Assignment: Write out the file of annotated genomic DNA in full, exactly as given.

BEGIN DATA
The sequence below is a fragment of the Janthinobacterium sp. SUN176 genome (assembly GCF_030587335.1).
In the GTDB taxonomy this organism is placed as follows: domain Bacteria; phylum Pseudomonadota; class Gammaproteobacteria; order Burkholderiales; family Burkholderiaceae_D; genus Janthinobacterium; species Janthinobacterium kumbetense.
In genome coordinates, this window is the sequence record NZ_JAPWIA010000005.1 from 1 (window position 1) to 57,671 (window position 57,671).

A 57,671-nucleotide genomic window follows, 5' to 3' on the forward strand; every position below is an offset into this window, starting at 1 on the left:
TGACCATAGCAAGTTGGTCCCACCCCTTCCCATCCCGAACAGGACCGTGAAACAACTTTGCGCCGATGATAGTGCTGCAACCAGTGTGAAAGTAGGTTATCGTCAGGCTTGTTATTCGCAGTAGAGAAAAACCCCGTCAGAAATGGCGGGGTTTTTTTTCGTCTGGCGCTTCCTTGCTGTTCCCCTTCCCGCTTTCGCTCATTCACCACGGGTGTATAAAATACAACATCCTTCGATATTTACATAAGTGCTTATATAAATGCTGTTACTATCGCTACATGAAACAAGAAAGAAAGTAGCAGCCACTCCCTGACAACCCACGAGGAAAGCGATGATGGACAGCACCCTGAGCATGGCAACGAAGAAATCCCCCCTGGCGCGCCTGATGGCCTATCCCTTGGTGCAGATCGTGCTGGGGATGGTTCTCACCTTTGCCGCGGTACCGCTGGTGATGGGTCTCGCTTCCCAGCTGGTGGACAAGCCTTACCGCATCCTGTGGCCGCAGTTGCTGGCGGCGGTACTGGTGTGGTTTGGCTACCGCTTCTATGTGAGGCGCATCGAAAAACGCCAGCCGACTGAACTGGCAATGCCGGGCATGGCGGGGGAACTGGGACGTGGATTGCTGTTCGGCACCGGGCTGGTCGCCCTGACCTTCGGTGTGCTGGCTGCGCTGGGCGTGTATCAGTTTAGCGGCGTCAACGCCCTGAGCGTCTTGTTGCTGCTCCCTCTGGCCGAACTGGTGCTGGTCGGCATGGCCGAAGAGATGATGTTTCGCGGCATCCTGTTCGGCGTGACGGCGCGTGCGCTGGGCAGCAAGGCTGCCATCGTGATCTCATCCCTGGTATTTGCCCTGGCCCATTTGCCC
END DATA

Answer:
The sequence below is a fragment of the Janthinobacterium sp. SUN176 genome (assembly GCF_030587335.1).
In the GTDB taxonomy this organism is placed as follows: domain Bacteria; phylum Pseudomonadota; class Gammaproteobacteria; order Burkholderiales; family Burkholderiaceae_D; genus Janthinobacterium; species Janthinobacterium kumbetense.
In genome coordinates, this window is the sequence record NZ_JAPWIA010000005.1 from 1 (window position 1) to 57,671 (window position 57,671).

A 57,671-nucleotide genomic window follows, 5' to 3' on the forward strand; every position below is an offset into this window, starting at 1 on the left:
TGACCATAGCAAGTTGGTCCCACCCCTTCCCATCCCGAACAGGACCGTGAAACAACTTTGCGCCGATGATAGTGCTGCAACCAGTGTGAAAGTAGGTTATCGTCAGGCTTGTTATTCGCAGTAGAGAAAAACCCCGTCAGAAATGGCGGGGTTTTTTTTCGTCTGGCGCTTCCTTGCTGTTCCCCTTCCCGCTTTCGCTCATTCACCACGGGTGTATAAAATACAACATCCTTCGATATTTACATAAGTGCTTATATAAATGCTGTTACTATCGCTACATGAAACAAGAAAGAAAGTAGCAGCCACTCCCTGACAACCCACGAGGAAAGCGATGATGGACAGCACCCTGAGCATGGCAACGAAGAAATCCCCCCTGGCGCGCCTGATGGCCTATCCCTTGGTGCAGATCGTGCTGGGGATGGTTCTCACCTTTGCCGCGGTACCGCTGGTGATGGGTCTCGCTTCCCAGCTGGTGGACAAGCCTTACCGCATCCTGTGGCCGCAGTTGCTGGCGGCGGTACTGGTGTGGTTTGGCTACCGCTTCTATGTGAGGCGCATCGAAAAACGCCAGCCGACTGAACTGGCAATGCCGGGCATGGCGGGGGAACTGGGACGTGGATTGCTGTTCGGCACCGGGCTGGTCGCCCTGACCTTCGGTGTGCTGGCTGCGCTGGGCGTGTATCAGTTTAGCGGCGTCAACGCCCTGAGCGTCTTGTTGCTGCTCCCTCTGGCCGAACTGGTGCTGGTCGGCATGGCCGAAGAGATGATGTTTCGCGGCATCCTGTTCGGCGTGACGGCGCGTGCGCTGGGCAGCAAGGCTGCCATCGTGATCTCATCCCTGGTATTTGCCCTGGCCCATTTGCCC